Sebastien Cotte has seen how medical marijuana eased the suffering of his son, who has an incurable neurological disorder.
Cotte’s son Jagger was as only a year old when he had to be resuscitated in 2011. Medical experts said the boy from Stone Mountain, Georgia, had brain lesions associated with a severe form of what is known as Leigh’s disease and probably wouldn’t live longer than another two years.
Jagger celebrated his 7th birthday in September. His father attributes his unexpected survival to the cannabis extracts that he received while the family spent 13 months in Colorado, where such medical treatments are legal.
Speaking at event in Anderson on Sunday, Sebastien Cotte said the treatments gave Jagger a “much better quality of life” by reducing the seizures and easing the pain associated with his disorder.
Last year, Cotte joined a former NFL player, a Vietnam veteran with post-traumatic stress disorder and the father of another ailing child in filing a lawsuit against U.S. Attorney General Jeff Sessions. The suit is challenging the federal government’s classification of cannabis as an illegal drug with no accepted medical benefits.
Oral arguments in the case are set for Feb. 14 in New York, Cotte said.
Sessions announced last week that he was abandoning the hands-off approach that the Department of Justice had adopted under President Obama toward states with marijuana friendly laws.
“It could be bad,” Cotte said. “Right now we don’t know what is going to happen.”
About 50 people attended the education session on medical marijuana at the main Anderson County Library.
Dr. Bill Griffith of Anderson also spoke at the event, which was hosted by the SC Compassionate Care Alliance.
Based on its current federal classification, Griffith said, cannabis is considered as dangerous as LSD and “more dangerous than the opiates that we are seeing so many problems with.”
“It just doesn’t make much sense,” he said. “It is politics, not science.”
Griffith mentioned last year’s report on a comprehensive study into the health effects of marijuana conducted by the National Academies of Sciences, Engineering, and Medicine. The study found that cannabis is effective in treating chronic pain in adults, as well as chemotherapy-induced nausea and vomiting in cancer patients.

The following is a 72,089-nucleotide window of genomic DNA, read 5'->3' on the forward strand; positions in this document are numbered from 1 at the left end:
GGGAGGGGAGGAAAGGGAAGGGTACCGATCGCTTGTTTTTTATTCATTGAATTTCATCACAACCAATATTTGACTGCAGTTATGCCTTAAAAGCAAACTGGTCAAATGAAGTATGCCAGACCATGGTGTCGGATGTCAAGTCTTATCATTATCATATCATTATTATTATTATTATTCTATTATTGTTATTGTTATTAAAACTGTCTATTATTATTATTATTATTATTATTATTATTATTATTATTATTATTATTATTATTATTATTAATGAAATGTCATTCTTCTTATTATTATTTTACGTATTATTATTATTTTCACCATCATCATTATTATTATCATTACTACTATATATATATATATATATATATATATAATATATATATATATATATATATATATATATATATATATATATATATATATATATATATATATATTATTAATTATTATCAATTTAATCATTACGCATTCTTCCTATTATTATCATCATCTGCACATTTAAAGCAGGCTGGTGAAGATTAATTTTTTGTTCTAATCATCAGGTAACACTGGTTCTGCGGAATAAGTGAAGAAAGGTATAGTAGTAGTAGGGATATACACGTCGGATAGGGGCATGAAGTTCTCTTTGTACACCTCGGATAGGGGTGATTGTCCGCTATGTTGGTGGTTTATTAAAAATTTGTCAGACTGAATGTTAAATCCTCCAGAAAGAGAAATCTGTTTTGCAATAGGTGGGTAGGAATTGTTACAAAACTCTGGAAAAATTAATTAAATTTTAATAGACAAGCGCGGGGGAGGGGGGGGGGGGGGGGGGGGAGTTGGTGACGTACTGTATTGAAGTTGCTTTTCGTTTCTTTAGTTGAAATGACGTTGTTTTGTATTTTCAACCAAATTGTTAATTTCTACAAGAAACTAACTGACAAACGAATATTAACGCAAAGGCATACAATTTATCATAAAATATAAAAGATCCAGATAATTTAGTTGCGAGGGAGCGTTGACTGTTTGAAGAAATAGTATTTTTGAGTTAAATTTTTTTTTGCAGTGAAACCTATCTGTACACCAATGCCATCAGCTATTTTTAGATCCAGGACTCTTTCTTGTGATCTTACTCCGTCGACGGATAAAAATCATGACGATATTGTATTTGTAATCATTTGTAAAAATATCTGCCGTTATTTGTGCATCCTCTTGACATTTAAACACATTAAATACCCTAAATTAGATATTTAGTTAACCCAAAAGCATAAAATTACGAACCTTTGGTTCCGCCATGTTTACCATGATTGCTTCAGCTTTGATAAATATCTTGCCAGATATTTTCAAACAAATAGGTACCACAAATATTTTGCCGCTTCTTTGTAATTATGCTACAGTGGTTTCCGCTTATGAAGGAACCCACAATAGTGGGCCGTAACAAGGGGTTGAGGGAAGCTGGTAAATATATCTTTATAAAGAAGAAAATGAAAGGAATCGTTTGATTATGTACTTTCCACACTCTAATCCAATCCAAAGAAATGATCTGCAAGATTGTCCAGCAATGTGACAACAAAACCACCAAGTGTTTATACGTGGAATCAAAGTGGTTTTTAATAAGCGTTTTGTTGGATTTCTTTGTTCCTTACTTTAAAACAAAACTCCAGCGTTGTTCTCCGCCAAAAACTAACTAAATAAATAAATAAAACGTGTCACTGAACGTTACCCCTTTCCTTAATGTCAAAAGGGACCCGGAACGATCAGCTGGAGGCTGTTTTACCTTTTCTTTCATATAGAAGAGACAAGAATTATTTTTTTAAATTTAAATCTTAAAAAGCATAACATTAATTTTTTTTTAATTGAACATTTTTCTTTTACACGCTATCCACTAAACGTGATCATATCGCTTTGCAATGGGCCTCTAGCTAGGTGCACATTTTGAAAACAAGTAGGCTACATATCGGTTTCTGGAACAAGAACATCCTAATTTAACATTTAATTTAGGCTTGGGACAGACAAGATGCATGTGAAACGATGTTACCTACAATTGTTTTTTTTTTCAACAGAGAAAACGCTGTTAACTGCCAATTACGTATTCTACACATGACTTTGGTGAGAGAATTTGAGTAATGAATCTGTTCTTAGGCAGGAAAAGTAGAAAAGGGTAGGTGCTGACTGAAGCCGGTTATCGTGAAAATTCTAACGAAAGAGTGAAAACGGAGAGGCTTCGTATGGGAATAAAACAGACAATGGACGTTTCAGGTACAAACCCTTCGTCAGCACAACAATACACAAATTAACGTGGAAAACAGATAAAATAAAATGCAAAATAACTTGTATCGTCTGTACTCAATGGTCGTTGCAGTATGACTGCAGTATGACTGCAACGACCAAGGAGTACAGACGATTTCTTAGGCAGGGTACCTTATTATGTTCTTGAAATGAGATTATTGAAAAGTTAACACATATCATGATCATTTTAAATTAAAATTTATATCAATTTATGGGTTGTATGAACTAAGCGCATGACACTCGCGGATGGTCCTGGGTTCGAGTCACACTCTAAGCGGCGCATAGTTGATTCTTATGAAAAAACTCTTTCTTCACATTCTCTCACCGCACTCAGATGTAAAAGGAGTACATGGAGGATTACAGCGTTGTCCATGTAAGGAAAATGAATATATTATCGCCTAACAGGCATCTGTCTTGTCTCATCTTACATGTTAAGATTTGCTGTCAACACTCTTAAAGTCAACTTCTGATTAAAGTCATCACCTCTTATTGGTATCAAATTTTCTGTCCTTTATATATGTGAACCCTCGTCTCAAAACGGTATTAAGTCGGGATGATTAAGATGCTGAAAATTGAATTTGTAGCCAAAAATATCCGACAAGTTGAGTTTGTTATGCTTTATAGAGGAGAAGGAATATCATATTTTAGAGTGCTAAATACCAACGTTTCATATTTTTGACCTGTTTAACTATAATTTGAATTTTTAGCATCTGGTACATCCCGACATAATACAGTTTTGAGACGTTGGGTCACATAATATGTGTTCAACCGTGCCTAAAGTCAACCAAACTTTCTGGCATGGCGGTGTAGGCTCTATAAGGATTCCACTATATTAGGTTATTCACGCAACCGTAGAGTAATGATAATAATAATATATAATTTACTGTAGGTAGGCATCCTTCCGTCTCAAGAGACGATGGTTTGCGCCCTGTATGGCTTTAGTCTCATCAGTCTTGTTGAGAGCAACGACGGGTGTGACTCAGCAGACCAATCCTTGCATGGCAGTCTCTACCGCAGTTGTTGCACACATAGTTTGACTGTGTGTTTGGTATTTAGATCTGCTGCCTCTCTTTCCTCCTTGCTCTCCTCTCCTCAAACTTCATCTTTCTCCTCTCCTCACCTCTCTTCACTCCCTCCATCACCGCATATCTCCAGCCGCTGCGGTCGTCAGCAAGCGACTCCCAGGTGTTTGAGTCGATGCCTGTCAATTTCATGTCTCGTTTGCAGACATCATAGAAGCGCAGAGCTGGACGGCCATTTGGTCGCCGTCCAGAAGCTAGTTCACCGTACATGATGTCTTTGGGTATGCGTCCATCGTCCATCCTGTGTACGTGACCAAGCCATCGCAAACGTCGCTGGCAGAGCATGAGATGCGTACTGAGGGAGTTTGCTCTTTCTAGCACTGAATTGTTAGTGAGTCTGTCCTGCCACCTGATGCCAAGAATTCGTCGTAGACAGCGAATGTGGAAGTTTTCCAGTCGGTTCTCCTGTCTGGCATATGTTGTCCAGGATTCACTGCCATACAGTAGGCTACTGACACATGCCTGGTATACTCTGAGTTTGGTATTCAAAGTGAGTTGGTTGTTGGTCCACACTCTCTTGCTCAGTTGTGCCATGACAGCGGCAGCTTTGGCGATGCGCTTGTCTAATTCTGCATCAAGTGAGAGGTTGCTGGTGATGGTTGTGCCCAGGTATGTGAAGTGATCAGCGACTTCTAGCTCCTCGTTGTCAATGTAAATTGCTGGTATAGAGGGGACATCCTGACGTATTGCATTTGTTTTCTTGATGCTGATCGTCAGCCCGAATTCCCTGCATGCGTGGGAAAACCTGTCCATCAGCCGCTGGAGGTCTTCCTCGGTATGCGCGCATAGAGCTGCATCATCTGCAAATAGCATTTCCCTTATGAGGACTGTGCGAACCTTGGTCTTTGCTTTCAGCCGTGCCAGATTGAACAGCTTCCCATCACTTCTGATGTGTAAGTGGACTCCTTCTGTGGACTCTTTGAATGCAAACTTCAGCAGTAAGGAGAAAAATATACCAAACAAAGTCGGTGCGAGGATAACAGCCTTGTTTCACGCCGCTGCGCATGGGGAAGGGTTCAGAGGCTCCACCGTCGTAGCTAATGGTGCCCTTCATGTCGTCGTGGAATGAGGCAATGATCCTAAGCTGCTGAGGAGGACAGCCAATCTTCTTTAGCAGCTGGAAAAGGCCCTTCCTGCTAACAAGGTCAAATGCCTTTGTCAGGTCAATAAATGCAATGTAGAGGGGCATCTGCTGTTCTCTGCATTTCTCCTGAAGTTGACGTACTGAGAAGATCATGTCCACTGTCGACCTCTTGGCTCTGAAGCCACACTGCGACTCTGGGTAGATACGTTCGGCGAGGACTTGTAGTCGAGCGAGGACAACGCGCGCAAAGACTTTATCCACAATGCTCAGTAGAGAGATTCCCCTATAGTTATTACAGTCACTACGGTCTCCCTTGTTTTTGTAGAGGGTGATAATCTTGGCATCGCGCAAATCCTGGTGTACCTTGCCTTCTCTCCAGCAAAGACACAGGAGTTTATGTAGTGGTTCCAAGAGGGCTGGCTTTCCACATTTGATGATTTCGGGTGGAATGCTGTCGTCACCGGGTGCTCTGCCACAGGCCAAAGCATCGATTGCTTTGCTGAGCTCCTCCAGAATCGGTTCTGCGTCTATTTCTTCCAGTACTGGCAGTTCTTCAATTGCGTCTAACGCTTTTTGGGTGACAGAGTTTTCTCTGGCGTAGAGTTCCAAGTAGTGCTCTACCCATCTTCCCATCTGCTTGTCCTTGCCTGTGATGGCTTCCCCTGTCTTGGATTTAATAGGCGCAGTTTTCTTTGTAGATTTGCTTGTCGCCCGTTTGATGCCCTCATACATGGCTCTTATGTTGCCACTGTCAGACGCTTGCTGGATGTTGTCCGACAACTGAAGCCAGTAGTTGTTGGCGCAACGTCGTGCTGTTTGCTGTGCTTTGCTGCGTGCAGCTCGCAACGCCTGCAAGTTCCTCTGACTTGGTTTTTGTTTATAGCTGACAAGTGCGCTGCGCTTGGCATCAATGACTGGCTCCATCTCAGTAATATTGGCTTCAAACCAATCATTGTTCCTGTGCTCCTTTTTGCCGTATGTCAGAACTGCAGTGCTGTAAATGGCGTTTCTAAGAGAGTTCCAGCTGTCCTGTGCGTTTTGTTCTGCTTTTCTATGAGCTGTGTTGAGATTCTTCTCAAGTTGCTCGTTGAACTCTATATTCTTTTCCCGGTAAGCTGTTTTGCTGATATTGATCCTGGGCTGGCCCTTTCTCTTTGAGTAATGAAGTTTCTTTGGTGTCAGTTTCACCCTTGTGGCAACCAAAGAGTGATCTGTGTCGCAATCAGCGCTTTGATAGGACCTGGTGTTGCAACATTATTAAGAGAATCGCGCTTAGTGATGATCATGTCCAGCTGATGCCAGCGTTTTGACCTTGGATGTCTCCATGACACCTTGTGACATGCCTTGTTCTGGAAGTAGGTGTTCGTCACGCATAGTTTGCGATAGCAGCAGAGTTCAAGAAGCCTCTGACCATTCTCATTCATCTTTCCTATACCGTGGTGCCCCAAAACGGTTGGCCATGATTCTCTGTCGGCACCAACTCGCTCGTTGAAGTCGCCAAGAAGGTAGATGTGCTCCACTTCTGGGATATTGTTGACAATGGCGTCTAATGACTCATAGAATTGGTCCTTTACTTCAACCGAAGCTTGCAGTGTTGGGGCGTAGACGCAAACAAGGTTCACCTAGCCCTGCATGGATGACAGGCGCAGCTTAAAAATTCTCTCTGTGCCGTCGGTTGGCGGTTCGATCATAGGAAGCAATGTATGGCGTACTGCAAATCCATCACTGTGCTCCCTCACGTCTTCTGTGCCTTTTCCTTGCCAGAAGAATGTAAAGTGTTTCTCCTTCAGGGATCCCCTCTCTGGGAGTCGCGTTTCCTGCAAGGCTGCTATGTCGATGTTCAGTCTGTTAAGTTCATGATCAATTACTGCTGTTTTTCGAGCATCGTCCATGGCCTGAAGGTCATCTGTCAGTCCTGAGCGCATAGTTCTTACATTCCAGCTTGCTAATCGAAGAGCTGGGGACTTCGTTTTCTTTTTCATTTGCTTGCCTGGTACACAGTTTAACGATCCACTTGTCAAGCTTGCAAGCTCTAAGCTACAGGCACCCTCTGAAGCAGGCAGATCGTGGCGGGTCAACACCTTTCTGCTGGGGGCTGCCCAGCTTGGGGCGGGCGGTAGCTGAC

Annabelle Robertson, a civil rights attorney and founder of the Indivisible South Carolina group, was another featured speaker at Sunday’s event. She is running against U.S. Rep. Joe Wilson, a Republican from South Carolina.
Robertson said the state’s GOP congressmen refuse to vote for reclassifying cannabis because they are receiving “huge payouts” from pharmaceutical companies that “do not want a low-cost health alternative like marijuana to take over.”
Despite a lack of federal action, 29 states have approved medical marijuana laws. More than a dozen states, including Georgia and South Carolina, have adopted measures allowing a product known as cannabidiol to be used a treatment for seriously ill children with epilepsy and other seizure-related disorders.
SC Compassionate Care Alliance founder Jill Swing, whose daughter has severe epilepsy, said at Sunday’s event that she is optimistic that state legislators will pass a medical marijuana bill this year. At least three bipartisan medical marijuana measures were introduced in the South Carolina General Assembly last year, but none won passage.
“This is something South Carolina wants,” said Swing, citing a 2016 poll that found 78 percent of respondents supported legalization of medical marijuana.
Her group also contends that opioid-related deaths have decreased by 25 percent in states that approved medical marijuana.
Belton resident Scott Stone said he came to the event in Anderson on Sunday because he believes in medical marijuana.
“It has been proven around the country,” Stone said. But he expressed doubt that South Carolina lawmakers will approve medical marijuana this year.
“There are too many Republicans looking to stop it,” Stone said.